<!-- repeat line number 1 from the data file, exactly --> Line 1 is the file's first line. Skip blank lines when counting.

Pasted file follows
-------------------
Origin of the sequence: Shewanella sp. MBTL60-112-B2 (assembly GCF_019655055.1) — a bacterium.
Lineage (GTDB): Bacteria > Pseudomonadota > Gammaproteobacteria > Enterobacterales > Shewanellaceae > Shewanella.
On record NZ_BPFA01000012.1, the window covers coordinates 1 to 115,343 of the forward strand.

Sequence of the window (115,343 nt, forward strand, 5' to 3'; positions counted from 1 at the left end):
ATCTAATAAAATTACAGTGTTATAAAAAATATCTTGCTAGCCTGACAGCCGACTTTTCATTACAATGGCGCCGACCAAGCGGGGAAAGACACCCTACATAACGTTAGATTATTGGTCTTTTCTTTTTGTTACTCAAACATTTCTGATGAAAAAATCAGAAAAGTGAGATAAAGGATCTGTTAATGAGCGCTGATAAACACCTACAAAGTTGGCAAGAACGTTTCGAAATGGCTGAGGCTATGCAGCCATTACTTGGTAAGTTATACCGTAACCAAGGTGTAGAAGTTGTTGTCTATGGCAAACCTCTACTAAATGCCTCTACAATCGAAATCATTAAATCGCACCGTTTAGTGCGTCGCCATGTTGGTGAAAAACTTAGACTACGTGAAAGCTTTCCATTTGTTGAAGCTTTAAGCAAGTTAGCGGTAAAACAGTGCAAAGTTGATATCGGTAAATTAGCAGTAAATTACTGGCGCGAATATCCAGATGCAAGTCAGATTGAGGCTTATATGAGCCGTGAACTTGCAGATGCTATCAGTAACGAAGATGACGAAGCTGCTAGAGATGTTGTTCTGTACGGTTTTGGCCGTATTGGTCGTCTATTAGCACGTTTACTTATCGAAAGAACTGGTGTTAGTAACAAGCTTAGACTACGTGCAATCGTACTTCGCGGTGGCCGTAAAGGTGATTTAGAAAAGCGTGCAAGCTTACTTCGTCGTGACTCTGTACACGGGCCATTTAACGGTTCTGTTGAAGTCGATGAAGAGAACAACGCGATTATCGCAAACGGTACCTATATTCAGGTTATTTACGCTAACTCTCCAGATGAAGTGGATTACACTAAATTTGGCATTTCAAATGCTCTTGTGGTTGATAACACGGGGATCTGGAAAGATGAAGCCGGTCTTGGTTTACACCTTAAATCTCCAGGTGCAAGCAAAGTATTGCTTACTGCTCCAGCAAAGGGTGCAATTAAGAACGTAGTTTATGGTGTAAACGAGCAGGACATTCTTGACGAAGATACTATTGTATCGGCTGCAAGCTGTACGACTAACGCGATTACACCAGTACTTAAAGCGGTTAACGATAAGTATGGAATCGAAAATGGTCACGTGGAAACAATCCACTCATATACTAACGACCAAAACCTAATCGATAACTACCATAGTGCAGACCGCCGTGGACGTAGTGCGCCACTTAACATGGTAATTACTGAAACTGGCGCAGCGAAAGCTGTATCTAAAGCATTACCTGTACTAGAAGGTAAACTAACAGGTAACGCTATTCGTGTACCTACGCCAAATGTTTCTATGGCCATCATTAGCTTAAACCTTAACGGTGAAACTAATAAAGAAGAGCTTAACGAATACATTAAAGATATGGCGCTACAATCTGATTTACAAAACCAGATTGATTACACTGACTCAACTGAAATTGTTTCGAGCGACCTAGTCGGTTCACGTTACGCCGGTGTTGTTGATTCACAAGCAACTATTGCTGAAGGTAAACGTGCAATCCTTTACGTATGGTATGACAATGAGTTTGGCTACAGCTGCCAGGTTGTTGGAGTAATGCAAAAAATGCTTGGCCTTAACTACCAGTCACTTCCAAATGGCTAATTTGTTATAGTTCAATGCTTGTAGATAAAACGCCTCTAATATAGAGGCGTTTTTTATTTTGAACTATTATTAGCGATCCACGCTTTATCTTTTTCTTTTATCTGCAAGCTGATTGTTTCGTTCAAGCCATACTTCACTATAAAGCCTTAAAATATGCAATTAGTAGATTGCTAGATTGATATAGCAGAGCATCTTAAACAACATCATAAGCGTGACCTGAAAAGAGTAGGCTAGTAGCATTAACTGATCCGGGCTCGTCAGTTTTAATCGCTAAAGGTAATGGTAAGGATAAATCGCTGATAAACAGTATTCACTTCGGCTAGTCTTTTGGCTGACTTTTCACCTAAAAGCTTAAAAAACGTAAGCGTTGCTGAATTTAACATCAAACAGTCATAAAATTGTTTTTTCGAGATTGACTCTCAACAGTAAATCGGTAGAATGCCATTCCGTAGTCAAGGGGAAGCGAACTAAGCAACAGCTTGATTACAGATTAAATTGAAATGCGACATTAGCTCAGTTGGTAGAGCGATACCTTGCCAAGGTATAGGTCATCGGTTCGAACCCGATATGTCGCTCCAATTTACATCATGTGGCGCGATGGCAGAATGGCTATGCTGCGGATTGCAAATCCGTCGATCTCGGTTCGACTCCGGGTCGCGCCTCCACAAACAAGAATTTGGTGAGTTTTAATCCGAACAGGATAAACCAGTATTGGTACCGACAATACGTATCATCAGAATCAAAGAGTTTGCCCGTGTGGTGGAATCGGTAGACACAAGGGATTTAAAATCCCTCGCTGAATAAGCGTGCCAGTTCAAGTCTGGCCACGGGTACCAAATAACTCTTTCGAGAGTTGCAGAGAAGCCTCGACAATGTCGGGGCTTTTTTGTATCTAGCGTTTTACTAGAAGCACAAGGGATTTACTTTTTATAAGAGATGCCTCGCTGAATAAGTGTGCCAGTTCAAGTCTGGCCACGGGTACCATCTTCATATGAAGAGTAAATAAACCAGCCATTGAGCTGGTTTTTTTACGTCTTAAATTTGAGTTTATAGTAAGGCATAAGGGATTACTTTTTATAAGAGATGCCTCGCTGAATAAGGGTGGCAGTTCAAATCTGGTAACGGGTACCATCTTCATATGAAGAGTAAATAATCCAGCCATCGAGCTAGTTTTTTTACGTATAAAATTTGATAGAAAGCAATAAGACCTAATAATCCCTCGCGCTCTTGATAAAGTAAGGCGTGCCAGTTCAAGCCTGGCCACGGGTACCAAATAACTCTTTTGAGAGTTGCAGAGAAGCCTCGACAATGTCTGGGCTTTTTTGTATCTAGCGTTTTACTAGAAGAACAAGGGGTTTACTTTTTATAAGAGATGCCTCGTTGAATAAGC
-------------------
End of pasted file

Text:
Origin of the sequence: Shewanella sp. MBTL60-112-B2 (assembly GCF_019655055.1) — a bacterium.